I love that surprised look I get when upon commenting that we just had a fresh salad made out of greens picked from our garden in January. That's from our garden in MAINE in January- no heated green house nor grow lights. All it takes is Mother Nature and a little ingenuity.
We eat garden fresh vegetables all through the winter. Lettuce and spinach last until about late January, then more seeds are planted, and the new plants are ready to pick in April. Carrots, swiss chard and sorrel graced our table as well. Hardy greens like mache and claytonia thrived until going to seed in April. We love the variety of greens!
The cold frames are made from old windows and some two by eights or twelves, and placed in a couple of sunny spots near the house. In winter we keep the windows lowered at night and on especially cold days. When daytime temperatures were over 35 we propped them open so the veggies wouldn't get baked from the heat that builds up through the glass.
In the top photo are cold frames set aside for the summer. In about August we will set them up again and plant seeds. The lower photo shows cold frames that are almost empty this time of year. These will be left in place and planted with summer veggies.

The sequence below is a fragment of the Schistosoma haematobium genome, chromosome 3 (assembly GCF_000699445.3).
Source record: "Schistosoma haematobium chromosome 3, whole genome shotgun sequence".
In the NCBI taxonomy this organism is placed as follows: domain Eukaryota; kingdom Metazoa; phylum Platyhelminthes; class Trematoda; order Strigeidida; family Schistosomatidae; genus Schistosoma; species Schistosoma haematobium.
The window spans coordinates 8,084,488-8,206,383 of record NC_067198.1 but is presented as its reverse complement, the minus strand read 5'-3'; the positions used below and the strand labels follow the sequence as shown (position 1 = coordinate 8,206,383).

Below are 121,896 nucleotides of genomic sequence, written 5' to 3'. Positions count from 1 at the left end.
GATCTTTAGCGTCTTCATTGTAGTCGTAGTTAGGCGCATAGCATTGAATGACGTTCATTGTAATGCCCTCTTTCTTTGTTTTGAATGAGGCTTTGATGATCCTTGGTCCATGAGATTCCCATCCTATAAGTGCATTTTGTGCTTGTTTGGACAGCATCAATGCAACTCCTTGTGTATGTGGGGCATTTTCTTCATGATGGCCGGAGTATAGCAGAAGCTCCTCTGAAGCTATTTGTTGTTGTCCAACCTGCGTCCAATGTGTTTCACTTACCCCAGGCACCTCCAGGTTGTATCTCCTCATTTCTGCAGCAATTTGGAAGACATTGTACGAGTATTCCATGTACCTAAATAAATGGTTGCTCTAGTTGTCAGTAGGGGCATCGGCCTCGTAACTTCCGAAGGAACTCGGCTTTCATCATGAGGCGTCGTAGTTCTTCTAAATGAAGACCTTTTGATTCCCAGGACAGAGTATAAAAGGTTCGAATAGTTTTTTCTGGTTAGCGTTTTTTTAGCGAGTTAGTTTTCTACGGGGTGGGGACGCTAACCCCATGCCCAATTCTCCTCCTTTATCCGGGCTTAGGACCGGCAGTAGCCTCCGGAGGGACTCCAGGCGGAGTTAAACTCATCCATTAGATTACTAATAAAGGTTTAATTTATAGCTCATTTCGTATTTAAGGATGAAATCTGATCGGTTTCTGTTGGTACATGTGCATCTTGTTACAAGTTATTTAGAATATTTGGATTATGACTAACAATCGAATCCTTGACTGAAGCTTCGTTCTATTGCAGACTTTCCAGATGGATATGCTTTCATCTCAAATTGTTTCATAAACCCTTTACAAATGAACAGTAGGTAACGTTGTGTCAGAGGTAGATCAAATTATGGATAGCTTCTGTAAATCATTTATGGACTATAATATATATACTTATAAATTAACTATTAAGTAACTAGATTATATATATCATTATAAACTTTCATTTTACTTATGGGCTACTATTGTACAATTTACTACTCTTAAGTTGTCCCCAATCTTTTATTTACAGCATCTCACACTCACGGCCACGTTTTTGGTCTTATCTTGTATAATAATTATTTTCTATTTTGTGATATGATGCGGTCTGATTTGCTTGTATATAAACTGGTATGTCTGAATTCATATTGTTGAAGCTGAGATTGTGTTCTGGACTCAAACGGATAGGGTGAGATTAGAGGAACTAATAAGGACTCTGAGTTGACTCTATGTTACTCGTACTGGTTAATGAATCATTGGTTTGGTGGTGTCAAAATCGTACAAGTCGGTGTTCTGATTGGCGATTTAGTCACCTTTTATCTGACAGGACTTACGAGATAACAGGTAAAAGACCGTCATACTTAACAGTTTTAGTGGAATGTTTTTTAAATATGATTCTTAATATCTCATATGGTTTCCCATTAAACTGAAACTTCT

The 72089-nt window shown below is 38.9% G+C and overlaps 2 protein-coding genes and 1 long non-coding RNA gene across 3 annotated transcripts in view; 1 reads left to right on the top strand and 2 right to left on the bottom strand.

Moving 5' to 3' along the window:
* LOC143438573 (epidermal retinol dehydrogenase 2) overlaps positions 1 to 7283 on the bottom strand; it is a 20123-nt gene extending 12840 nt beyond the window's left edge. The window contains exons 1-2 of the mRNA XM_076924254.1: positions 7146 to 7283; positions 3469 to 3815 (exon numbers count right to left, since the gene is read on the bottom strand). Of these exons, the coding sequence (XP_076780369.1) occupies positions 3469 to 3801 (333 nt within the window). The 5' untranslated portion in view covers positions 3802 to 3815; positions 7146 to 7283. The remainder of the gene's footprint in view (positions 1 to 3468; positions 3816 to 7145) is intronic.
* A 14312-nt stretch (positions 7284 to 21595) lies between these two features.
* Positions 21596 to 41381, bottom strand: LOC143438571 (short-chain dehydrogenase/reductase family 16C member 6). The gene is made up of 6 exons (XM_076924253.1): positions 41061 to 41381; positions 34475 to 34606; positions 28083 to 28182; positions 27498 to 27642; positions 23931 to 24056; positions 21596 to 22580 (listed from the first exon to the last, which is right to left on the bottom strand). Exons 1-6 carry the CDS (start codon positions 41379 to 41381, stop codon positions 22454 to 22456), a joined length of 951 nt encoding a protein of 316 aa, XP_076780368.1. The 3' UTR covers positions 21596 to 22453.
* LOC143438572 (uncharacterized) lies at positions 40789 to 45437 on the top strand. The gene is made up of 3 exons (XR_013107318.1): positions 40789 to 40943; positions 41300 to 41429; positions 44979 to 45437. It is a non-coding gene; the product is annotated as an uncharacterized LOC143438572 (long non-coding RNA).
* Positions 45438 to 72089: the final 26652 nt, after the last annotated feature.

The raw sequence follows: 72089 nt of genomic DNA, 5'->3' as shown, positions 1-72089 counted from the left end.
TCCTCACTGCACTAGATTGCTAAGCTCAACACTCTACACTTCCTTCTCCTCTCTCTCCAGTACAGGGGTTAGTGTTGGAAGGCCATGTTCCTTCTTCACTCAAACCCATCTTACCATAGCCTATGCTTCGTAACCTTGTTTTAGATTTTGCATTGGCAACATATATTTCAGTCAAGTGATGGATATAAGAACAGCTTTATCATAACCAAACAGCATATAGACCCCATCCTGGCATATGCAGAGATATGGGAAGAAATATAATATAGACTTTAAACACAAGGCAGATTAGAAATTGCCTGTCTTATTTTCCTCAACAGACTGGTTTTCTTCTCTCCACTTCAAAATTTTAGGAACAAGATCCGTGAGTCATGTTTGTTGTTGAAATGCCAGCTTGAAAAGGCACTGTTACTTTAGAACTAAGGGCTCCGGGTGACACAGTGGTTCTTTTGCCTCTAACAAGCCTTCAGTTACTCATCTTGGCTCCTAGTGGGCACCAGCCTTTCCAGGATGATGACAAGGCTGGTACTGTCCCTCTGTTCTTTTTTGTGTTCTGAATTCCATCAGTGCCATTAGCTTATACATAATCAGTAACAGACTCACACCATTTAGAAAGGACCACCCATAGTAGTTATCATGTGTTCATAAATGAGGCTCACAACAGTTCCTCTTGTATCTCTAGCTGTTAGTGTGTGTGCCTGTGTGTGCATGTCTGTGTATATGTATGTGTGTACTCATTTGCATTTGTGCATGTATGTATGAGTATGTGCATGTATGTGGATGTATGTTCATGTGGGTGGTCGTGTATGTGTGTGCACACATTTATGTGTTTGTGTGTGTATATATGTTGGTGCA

Originally we heard of cold frames as a means of starting seeds earlier in the spring or for prolonging the growing season later in the fall. We thought of them like the green houses we see around Maine, lush in spring and summer but empty and dismantled through the winter. Traditional northern gardening thought is that there's not enough sunshine to garden once the fall harvest is completed. But, au contraire. Winters may be cold in Maine but there is still plenty of sunshine. Grab an atlas to check this out- here in Maine we are at the same latitude as southern France. Hey, I was skeptical too. The difference between Maine and France is that Maine has arctic weather patterns invading from Canada where France is more temperate. Using a cold frame takes advantage of the adequate sun while minimizing temperature extremes.
More on cold frame gardening in future blogs. -G.H.